X13 and X15 really aren't much different in concept from X11, just with lower hash rates thanks to the additional hashing algorithms. X13 you might make a bit more per MH (currently looking like 0.00037 BTC/MH/day, give or take), but with lower hash rates in general it's less profitable (or more unprofitable). X15 is paying less than X11 and X13 with even lower hash rates, so obviously that's out as well.

If you're after really high hash rates, you could look to Keccak, but just because it has high hash rates (450MH for a 290X?) doesn't mean it's profitable. The going rate is about 0.0000023 BTC/MH/Day, or $1.25 per day for 3x290X. Nist5 is another "faster" hashing PoW, but it's only about three times the hash rate of X11 and it's paying about 10% of X11, so that's a dead end as well.

The net result is that across the current list of coins and PoW algorithms, there's really nothing out there that can even hit a 2:1 ratio for value vs. power. The best I can currently find is Monero, which gives about a 1.7:1 ratio of income vs. electricity. If you were to use a $300 R9 280X GPU, not accounting for the rest of the PC, you would need to mine Monero for over two years straight just to break even. And let me tell you, my personal experience is that running a GPU 24/7 at 100% load (which is what you do with cryptocurrencies) could very well kill the GPU before two years pass -- or at least the GPU fans will likely need to be replaced.

If you're wondering why I've become so pro-ASIC (or pro-Hashlet), this is the answer. All of my GPUs are now powered down, and I for one welcome the blessed silence. Maybe I'll fire them back up to help heat my house as it gets colder, or maybe prices will shoot up again and make GPU mining profitable. Until one of those things happen -- or something else comes along to make me want to mine with GPUs -- I'm going to be investing my time and energy elsewhere. Anyone interested in buying some GPUs?

Saturday, September 20, 2014

Bitcoin Prices: Deja Vu All Over Again

Newcomers to the world of Bitcoin and cryptocurrencies might be wetting their pants right about now, depending on when they decided to get on the bus. We've gone from a high of around $660 in July to the current price of just over $400, with dips as low as $375 (give or take). The early hype stages of Bitcoin are now clearly over and it's time for things to slide into oblivion... or at least that's the pessimistic view of things. But you know what's interesting about pessimists? They've been predicting the demise of Bitcoin for well over three years now, and so far they've been wrong every time.

Yes, we've had ups and downs, some bigger than others, and there have been a variety of reasons for the spikes and valleys. Major accounts have been hacked and dumped, exchanges and other services have evaporated into thin air with large numbers of Bitcoin, China has jumped on -- and then been pushed off -- Bitcoin. But even without some of those events, Bitcoin like all markets is going to have upward and downward trends. And right now, we're clearly in a downward trend, but here's the question: how low will we go, and when the inevitable rebound occurs, how high will we climb?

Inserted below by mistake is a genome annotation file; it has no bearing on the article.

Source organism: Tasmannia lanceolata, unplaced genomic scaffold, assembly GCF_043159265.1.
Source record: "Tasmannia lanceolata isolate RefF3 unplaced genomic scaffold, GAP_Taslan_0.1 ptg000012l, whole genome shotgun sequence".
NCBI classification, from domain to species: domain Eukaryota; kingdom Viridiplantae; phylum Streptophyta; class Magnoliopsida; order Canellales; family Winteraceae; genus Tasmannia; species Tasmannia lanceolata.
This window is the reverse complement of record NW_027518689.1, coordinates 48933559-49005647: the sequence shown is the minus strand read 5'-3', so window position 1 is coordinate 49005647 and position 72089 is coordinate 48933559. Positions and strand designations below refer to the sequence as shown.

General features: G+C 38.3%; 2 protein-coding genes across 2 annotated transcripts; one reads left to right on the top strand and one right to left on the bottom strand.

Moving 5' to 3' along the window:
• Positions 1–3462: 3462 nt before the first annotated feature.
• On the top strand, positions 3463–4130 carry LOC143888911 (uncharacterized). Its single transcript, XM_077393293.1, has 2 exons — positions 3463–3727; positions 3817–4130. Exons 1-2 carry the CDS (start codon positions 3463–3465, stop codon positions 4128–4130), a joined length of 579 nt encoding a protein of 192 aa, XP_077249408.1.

2013 was, by all accounts, a very exciting year for Bitcoin. It took a while, but we finally eclipsed the previous high of June 2011... and kept on going! Around early April, Bitcoin reached a then unheard of high of around $260, at which point there was a major sell-off and some other stuff like the MtGox fiasco that caused a crash back to the $50 range. Then we went back to $170, down to $80, up to $130, and then there was a downward trend to about $66 again. The naysayers were out in full force, as you might guess, and then things started to pick up around August.

Bitcoin went up to $130 or so again, and basically hovered around that mark for a bit. There was a big dump to $85 in late September (I think that might have been an exchange getting hacked or something similar), and then we started to jump up in prices. The first plateau was back to $200, and I'll admit I cashed out of quite a few Bitcoins at that point. Over the next month I just had to shake my head as we repeatedly set new highs, eventually topping at over $1150.

After such a rapid climb, the fall-off was almost as dramatic, but it was far more seesaw in nature. Slowly but surely we've been heading down again, but we're still at more than three times the prices of last September.

Now, I'm not going to guarantee anything with Bitcoin right now, especially not on any short-term time frame, but what I will say is that this downward slump is nothing new. I suspect we'll even go as low as $300 or even $200, though that's a gamble if you're going to sell now and try to buy back in, but mark my words: Bitcoin is going to go back up again.

My take is that the holiday season is about to kick into full swing, and when people start buying lots of gifts and other products, companies start looking like they're doing well and stocks go up. Bitcoin most definitely isn't a stock, but there are many investors that play the stock market and they're now playing Bitcoin, so it's often treated like a stock. That being the case, the end of this year and the start of 2015 could be as exciting as last year, perhaps even more so.

Personally, I'm hanging onto all the Bitcoins I can get my grubby little hands on right now, and my Zen Hashlets are helping me accumulate more at a nice steady rate. Long-term, I think the next major spike in Bitcoin prices will eclipse $2000, and possibly go as high as $5000, and then we'll see the usual collapse again as prices consolidate around a new high that will very likely be over the $1000 mark. If you sell now, you might become yet another one of those "weak hands being shaken out", though as long as you're not selling at a loss I suppose that's fine. Just remember: the real winners are the people that successfully play the long ball.